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Beta Blockers To Treat PTSD, Would You Do It?

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  • Beta Blockers To Treat PTSD, Would You Do It?

    When Memories Are Scars
    Harrowing experiences damage the brain. New drugs promise to heal it. Could the end of posttraumatic stress be near?

    By Matt Bean, Men's Health

    Erasing Memories from the Hard Drive

    Propranolol is part of a class of drugs called beta-blockers already being used to treat real-time anxiety disorders, such as performance anxiety in public speakers. Dr. Pitman's study hinges on administering the drug within 6 hours of a traumatic event. And other researchers have been stretching the window even further—uncovering new revelations about how memories are made and stored in the brain. "The old story was that once memories are stored, they're stored forever," says Karim Nader, Ph.D., a researcher at McGill University, in Montreal. Nader specializes in the relatively new field of memory "reconsolidation," the subsequent revision of a memory after it's already been transferred into long-term storage. "But what I found is that once you access a memory, you have to restore it. It's kind of like taking a file off the hard drive and putting it into RAM—you have to save it to the hard drive all over again, or parts of it can get lost."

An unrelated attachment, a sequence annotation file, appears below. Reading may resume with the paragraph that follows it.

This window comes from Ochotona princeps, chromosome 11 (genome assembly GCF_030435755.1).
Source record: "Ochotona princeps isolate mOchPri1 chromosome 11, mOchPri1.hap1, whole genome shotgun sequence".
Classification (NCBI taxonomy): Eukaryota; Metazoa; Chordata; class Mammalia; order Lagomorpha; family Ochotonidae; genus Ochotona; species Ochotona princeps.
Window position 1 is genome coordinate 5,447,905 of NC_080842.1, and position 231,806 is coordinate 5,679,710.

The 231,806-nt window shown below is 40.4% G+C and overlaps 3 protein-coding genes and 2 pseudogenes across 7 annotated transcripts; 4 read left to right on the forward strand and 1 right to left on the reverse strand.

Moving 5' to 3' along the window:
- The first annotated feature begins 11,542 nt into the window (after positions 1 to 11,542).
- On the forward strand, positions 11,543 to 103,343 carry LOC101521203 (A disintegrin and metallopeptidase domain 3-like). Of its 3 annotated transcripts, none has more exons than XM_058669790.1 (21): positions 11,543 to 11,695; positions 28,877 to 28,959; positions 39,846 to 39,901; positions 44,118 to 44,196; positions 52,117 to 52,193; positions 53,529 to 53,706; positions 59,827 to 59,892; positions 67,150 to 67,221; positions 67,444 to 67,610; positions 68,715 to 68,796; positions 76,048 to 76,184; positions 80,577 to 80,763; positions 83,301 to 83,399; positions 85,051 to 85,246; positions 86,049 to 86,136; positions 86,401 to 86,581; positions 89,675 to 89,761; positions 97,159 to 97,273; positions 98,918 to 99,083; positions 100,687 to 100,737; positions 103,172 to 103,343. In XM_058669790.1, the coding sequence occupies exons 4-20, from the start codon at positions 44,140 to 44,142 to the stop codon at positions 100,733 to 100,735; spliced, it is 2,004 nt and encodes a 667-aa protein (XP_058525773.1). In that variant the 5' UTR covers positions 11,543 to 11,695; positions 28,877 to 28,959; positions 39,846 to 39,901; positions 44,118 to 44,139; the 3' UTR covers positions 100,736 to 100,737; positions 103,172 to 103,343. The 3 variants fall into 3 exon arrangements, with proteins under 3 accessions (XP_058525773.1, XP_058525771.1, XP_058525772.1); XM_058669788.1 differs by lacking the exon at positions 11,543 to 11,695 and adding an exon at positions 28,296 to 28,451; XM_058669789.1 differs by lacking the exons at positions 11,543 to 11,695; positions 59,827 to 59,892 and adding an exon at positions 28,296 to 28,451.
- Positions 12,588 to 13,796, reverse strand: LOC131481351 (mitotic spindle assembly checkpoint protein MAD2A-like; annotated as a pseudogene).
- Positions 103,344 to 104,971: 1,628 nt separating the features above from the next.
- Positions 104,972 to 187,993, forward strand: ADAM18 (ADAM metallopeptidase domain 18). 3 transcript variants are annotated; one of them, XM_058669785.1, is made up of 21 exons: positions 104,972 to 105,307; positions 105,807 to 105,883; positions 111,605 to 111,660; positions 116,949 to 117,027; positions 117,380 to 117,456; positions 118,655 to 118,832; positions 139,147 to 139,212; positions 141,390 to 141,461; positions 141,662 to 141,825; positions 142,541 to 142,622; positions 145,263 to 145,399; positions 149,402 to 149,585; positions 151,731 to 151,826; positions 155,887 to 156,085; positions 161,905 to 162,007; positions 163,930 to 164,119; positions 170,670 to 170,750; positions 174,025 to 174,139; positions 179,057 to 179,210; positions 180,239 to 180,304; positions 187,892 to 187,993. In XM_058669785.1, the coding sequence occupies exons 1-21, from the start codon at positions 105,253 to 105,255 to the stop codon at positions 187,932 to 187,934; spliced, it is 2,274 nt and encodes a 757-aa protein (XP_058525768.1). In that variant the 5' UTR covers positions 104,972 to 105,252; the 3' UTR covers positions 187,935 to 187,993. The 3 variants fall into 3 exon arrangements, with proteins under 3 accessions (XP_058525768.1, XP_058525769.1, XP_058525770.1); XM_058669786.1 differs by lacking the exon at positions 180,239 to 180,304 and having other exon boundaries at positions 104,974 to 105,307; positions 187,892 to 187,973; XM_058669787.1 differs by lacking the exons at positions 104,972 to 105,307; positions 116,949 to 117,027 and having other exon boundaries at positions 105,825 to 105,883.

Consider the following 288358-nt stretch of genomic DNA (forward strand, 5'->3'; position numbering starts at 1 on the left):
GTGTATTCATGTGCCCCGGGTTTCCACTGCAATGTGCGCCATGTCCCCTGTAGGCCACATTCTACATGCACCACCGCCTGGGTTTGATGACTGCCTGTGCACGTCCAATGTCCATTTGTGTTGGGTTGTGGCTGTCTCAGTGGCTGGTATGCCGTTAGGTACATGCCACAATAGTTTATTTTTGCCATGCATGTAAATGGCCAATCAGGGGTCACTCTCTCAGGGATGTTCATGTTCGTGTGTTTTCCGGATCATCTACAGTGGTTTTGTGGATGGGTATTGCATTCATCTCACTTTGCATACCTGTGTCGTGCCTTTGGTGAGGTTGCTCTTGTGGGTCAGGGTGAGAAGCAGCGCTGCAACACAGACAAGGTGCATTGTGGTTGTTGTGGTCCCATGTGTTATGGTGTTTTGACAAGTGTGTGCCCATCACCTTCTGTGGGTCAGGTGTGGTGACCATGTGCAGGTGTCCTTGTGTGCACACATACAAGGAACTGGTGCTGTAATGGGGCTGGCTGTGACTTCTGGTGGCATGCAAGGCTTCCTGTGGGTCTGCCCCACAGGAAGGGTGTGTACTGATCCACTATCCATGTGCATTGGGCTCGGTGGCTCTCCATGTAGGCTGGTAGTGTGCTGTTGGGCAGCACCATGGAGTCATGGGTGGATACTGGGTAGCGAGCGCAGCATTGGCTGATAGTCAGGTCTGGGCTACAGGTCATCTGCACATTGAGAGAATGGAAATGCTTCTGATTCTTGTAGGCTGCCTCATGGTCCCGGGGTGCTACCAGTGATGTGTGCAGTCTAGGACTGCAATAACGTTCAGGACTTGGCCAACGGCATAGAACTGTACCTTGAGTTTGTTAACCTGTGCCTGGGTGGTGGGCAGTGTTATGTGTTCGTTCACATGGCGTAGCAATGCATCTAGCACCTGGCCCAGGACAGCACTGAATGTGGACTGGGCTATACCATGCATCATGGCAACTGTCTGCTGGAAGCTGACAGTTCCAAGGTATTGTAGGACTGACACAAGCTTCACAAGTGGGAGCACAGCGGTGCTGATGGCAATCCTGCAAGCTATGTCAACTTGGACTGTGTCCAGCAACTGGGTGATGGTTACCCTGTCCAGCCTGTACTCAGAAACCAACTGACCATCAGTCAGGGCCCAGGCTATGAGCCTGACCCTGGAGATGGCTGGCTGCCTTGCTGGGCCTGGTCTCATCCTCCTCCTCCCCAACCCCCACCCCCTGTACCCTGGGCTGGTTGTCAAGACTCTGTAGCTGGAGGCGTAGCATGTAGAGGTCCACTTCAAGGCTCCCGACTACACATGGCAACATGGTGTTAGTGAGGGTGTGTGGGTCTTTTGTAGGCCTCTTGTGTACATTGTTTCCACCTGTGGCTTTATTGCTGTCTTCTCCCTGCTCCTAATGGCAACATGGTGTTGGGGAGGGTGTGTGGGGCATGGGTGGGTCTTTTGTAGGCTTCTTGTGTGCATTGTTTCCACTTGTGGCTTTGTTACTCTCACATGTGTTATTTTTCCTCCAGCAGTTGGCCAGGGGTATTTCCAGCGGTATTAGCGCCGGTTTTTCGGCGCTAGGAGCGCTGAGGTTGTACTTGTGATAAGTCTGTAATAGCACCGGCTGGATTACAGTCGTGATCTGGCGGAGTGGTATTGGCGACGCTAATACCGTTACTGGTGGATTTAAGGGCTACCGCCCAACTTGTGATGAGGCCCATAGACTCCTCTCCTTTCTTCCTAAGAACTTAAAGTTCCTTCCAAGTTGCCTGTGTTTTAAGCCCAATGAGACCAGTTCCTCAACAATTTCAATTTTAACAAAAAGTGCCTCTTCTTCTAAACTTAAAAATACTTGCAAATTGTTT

Nader and his researchers have found an ingenious way to induce just such a memory loss—even in patients more than 3 decades removed from a traumatic event. First, he administers propranolol, effectively hitting the emotional mute button. Then he uses the same sort of prerecorded narration that Dr. Pitman (a co-researcher on the project) does to bring the memory into RAM. Finally, he moves on to other memories, and the patient's brain naturally "reconsolidates" the traumatic one with much less drama. Nader is now expanding the study in an attempt to corroborate his results with a larger group of subjects.

    The rest of the story...